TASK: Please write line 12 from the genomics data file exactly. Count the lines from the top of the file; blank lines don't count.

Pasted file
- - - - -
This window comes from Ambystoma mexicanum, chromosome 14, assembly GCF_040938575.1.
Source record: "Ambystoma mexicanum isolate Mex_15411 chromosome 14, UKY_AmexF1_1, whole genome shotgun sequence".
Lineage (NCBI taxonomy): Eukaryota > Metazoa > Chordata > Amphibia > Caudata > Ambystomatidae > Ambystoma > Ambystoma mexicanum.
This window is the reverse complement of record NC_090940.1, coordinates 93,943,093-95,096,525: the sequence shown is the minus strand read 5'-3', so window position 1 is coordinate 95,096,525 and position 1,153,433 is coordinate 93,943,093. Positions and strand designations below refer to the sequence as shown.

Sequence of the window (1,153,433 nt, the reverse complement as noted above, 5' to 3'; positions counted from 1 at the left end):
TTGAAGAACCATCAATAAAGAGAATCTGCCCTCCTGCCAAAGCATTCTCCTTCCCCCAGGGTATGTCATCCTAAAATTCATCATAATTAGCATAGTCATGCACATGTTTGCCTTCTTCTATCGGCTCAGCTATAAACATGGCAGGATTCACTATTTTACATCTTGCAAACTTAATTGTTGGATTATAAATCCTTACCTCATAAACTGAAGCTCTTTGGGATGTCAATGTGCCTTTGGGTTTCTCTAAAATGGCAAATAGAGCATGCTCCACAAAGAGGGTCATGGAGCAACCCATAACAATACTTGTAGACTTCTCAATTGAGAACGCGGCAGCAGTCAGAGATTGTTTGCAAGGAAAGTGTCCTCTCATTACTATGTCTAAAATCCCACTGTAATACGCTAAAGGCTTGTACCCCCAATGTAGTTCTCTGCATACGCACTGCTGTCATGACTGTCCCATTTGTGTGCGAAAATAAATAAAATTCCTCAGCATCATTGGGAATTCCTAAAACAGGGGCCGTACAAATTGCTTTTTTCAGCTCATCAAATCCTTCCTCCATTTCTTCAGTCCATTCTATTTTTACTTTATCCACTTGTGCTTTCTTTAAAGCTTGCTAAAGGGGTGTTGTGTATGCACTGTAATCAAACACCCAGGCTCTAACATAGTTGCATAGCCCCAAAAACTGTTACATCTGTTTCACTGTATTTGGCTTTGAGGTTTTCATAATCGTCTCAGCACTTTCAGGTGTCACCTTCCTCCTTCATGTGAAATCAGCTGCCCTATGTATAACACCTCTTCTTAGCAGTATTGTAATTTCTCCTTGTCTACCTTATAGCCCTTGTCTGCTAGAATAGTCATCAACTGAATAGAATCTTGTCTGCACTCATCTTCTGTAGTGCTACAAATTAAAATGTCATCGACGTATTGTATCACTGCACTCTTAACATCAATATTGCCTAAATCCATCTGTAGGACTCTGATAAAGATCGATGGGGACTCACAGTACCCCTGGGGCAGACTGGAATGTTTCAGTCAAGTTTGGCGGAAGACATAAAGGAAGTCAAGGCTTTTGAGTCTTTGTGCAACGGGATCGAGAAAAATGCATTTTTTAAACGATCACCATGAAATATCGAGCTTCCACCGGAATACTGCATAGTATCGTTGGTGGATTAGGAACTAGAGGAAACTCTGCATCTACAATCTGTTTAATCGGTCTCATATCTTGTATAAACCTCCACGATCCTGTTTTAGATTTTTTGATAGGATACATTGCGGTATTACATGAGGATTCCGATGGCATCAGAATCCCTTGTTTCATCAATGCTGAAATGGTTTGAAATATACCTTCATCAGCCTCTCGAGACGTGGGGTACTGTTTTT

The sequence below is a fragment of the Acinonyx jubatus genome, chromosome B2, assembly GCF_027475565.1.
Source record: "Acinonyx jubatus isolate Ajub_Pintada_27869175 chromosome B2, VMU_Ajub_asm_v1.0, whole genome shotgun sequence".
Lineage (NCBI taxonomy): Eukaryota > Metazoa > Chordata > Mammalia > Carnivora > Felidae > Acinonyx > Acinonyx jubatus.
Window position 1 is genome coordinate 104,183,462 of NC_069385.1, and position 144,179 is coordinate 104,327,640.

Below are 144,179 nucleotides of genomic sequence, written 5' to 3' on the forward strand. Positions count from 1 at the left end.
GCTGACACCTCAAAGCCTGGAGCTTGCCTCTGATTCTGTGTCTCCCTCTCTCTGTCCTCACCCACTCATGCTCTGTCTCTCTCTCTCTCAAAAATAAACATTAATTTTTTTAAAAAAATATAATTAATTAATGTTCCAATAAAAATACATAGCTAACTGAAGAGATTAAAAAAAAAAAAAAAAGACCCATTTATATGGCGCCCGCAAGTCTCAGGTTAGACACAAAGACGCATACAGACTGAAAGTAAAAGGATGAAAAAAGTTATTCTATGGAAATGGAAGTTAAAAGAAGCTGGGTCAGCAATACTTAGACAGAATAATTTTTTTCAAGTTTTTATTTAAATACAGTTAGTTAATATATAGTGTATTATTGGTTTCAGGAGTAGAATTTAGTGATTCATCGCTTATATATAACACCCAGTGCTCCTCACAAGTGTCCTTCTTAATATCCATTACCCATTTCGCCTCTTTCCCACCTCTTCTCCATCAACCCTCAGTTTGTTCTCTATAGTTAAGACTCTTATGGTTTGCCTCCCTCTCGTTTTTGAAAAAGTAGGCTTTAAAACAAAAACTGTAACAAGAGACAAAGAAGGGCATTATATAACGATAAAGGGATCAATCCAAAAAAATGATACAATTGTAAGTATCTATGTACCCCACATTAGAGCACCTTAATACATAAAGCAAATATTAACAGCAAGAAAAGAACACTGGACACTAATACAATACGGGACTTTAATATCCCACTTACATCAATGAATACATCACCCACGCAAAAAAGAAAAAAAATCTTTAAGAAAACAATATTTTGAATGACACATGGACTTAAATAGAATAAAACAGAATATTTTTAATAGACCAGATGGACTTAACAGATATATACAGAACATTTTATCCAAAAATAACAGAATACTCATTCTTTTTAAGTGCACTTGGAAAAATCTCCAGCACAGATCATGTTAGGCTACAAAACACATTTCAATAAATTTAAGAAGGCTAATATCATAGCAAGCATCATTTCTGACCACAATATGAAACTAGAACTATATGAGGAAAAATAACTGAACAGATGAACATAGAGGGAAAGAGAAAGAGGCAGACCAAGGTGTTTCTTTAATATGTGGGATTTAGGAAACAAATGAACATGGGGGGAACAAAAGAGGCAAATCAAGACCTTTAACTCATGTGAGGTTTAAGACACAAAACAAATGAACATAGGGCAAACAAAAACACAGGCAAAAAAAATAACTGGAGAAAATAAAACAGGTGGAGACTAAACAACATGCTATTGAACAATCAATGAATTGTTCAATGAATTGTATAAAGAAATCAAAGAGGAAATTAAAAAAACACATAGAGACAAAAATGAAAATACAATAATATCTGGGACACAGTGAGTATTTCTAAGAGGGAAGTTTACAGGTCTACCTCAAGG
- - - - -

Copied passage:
GCTGACACCTCAAAGCCTGGAGCTTGCCTCTGATTCTGTGTCTCCCTCTCTCTGTCCTCACCCACTCATGCTCTGTCTCTCTCTCTCTCAAAAATAAACATTAATTTTTTTAAAAAAATATAATTAATTAATGTTCCAATAAAAATACATAGCTAACTGAAGAGATTAAAAAAAAAAAAAAAAGACCCATTTATATGGCGCCCGCAAGTCTCAGGTTAGACACAAAGACGCATACAGACTGAAAGTAAAAGGATGAAAAAAGTTATTCTATGGAAATGGAAGTTAAAAGAAGCTGGGTCAGCAATACTTAGACAGAATAATTTTTTTCAAGTTTTTATTTAAATACAGTTAGTTAATATATAGTGTATTATTGGTTTCAGGAGTAGAATTTAGTGATTCATCGCTTATATATAACACCCAGTGCTCCTCACAAGTGTCCTTCTTAATATCCATTACCCATTTCGCCTCTTTCCCACCTCTTCTCCATCAACCCTCAGTTTGTTCTCTATAGTTAAGACTCTTATGGTTTGCCTCCCTCTCGTTTTTGAAAAAGTAGGCTTTAAAACAAAAACTGTAACAAGAGACAAAGAAGGGCATTATATAACGATAAAGGGATCAATCCAAAAAAATGATACAATTGTAAGTATCTATGTACCCCACATTAGAGCACCTTAATACATAAAGCAAATATTAACAGCAAGAAAAGAACACTGGACACTAATACAATACGGGACTTTAATATCCCACTTACATCAATGAATACATCACCCACGCAAAAAAGAAAAAAAATCTTTAAGAAAACAATATTTTGAATGACACATGGACTTAAATAGAATAAAACAGAATATTTTTAATAGACCAGATGGACTTAACAGATATATACAGAACATTTTATCCAAAAATAACAGAATACTCATTCTTTTTAAGTGCACTTGGAAAAATCTCCAGCACAGATCATGTTAGGCTACAAAACACATTTCAATAAATTTAAGAAGGCTAATATCATAGCAAGCATCATTTCTGACCACAATATGAAACTAGAACTATATGAGGAAAAATAACTGAACAGATGAACATAGAGGGAAAGAGAAAGAGGCAGACCAAGGTGTTTCTTTAATATGTGGGATTTAGGAAACAAATGAACATGGGGGGAACAAAAGAGGCAAATCAAGACCTTTAACTCATGTGAGGTTTAAGACACAAAACAAATGAACATAGGGCAAACAAAAACACAGGCAAAAAAAATAACTGGAGAAAATAAAACAGGTGGAGACTAAACAACATGCTATTGAACAATCAATGAATTGTTCAATGAATTGTATAAAGAAATCAAAGAGGAAATTAAAAAAACACATAGAGACAAAAATGAAAATACAATAATATCTGGGACACAGTGAGTATTTCTAAGAGGGAAGTTTACAGGTCTACCTCAAGG